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Sediment basins

Sediment basins

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Other name/s

Sedimentation basin, silt traps, sump


Sediment basins work by slowing water velocity, causing sedimentation of coarse and medium-sized sediments (typically 125μm and larger). Sediment accumulates in the bottom of the sediment basin and regular removal (desilting) is required to maintain the capacity of the basin to remove subsequent sediment additions. An advantage of using sediment basins in agriculture, is that sediment from the farm can be trapped and used back on the farm. In some instances sediment basins can also be used for water capture and re-use, providing additional benefits for the land manager, although care must be taken to not impede the natural flow of water and approvals may be required[1].

Sediment basins can be built in-line (i.e. within existing drain infrastructure) or off-line. Off-line sediment basins provide the greatest capacity for water quality improvement due to increased detention time and opportunity to incorporate a high-flow bypass. However, in an agricultural landscape space is often limited and in-line structures are more commonly constructed. They can be used on their own or in combination with other treatment systems, as part of a treatment train.

In a treatment train sediment basins perform two roles for water quality improvement:

  1. Remove coarse and medium sized sediments prior to run-off entering downstream treatment system/s, so that these downstream systems can efficiently treat smaller-sized sediments, nutrients and pesticides.
  2. Control flows entering downstream treatment systems by diverting high flows, protecting them from scour and resuspension.


Possible locations of sediment basins in treatment trains for water quality improvement in agricultural production systems.

Sediment basins can be either permanent systems, or temporary measures to control sediment loss during high risk periods such as during tillage, land preparation, planting or harvesting.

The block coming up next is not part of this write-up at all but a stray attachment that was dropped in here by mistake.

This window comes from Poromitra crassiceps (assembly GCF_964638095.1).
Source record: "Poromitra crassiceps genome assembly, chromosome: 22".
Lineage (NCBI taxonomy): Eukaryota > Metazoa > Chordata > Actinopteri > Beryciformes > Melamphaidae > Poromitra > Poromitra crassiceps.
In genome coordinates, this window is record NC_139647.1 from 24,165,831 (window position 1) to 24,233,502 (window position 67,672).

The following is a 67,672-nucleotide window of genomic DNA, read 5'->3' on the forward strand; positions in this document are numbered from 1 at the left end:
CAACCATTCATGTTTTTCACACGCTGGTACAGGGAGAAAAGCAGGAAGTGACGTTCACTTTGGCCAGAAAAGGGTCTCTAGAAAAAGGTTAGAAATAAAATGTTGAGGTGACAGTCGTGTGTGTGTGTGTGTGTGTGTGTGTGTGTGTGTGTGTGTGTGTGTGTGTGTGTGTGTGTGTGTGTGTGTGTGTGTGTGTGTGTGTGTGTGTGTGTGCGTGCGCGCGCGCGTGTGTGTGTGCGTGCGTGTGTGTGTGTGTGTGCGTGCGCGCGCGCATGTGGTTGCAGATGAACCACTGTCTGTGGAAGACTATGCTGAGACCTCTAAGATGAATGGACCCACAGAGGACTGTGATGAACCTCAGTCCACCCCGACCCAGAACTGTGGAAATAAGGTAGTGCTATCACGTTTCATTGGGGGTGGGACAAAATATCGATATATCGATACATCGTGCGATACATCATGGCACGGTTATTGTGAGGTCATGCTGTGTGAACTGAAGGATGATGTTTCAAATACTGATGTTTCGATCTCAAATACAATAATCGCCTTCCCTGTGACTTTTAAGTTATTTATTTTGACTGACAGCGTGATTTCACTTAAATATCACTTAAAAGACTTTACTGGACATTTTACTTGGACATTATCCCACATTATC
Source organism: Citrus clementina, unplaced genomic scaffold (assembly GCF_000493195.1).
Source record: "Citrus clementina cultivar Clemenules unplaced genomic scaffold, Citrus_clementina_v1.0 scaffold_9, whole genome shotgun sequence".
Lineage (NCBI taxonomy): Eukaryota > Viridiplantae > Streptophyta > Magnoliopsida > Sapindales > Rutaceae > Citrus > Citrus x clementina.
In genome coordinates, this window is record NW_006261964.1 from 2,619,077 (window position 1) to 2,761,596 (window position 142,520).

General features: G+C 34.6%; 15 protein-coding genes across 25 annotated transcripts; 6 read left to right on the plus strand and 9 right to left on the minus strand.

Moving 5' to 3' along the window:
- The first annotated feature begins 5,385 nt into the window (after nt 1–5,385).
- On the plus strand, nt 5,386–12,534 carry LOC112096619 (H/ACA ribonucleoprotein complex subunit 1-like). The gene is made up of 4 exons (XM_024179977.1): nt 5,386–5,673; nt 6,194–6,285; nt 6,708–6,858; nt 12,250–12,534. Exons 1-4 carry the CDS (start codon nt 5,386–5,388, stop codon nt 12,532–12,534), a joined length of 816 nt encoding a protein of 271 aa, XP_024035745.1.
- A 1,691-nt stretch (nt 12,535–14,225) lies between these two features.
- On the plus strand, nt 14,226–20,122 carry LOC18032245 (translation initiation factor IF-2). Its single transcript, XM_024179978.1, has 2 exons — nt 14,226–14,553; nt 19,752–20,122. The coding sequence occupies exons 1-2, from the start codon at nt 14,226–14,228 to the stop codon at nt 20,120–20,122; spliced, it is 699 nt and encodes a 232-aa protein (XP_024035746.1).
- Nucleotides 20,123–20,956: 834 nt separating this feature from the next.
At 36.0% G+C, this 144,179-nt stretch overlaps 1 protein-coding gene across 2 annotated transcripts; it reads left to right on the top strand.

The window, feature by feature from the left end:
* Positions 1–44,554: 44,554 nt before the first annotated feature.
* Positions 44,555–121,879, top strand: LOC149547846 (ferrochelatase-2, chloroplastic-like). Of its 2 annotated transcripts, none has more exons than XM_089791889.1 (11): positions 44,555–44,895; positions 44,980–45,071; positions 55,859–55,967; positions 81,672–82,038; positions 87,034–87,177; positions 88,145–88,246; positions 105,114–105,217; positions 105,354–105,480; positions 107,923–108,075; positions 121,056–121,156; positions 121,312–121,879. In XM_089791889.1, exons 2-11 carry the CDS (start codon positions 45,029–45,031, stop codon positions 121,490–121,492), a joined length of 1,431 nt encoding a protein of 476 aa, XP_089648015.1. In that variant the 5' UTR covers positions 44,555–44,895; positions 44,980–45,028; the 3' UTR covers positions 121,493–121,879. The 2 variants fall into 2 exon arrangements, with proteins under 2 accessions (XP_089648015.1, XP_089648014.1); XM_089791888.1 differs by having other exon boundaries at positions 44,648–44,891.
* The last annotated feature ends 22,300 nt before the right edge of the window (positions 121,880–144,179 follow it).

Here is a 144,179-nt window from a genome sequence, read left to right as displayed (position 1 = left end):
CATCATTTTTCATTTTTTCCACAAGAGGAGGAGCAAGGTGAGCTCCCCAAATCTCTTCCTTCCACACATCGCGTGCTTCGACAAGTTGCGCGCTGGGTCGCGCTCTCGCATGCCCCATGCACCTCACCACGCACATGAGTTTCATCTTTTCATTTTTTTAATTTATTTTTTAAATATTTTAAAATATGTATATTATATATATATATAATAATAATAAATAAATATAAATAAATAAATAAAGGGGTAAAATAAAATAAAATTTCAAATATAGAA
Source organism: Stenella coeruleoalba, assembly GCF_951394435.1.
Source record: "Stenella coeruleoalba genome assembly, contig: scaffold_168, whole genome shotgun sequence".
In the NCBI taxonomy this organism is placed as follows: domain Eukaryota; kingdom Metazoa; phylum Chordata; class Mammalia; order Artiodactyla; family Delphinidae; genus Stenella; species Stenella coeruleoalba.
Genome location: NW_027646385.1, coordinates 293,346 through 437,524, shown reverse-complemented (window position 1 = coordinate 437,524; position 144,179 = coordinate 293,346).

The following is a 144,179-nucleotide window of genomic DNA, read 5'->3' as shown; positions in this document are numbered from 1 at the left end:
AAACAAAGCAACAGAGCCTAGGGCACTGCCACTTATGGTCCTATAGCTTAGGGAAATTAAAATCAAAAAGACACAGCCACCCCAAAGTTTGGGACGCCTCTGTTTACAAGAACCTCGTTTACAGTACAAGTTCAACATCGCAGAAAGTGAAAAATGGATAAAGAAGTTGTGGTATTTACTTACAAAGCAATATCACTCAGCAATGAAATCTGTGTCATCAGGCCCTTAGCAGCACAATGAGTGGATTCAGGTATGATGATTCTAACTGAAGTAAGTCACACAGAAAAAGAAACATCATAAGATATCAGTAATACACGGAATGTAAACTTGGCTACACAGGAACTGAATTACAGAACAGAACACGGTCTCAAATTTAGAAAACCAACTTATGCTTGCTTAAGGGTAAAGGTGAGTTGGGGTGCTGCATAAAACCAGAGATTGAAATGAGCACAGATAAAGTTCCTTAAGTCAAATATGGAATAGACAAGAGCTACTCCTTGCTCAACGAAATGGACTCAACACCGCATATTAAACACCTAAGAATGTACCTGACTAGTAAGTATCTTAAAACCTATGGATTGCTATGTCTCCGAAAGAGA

Newly constructed sediment basin on a cane farm. Photo by Queensland Government

Services provided

  • Water treatment (primarily sediment and some particulate nutrients and pesticides and may also facilitate some pesticide degradation)
  • Moderates peak flows and slows velocity, reducing risk of flooding and erosion
  • Can facilitate water collection and reuse, if configured for that purpose and consistent with water take allowances and requirements.


In addition to the standard disclaimer located at the bottom of the page, please note the content presented is based on published knowledge of treatment systems. Many of the treatment systems described have not been trialled in different regions or land uses in Queensland. The information will be updated as new trials are conducted and monitored. If you have any additional information on treatment systems or suggestions for additional technologies please contact us using the feedback link at the bottom of this page.


  1. ^ Water by Design (2017), Wetland Technical Design Guideline. [online], Water by Design, Brisbane. Available at:

Last updated: 5 October 2018

This page should be cited as:

Department of Environment and Science, Queensland (2018) Sediment basins, WetlandInfo website, accessed 13 May 2021. Available at:

Queensland Government
WetlandInfo   —   Department of Environment and Science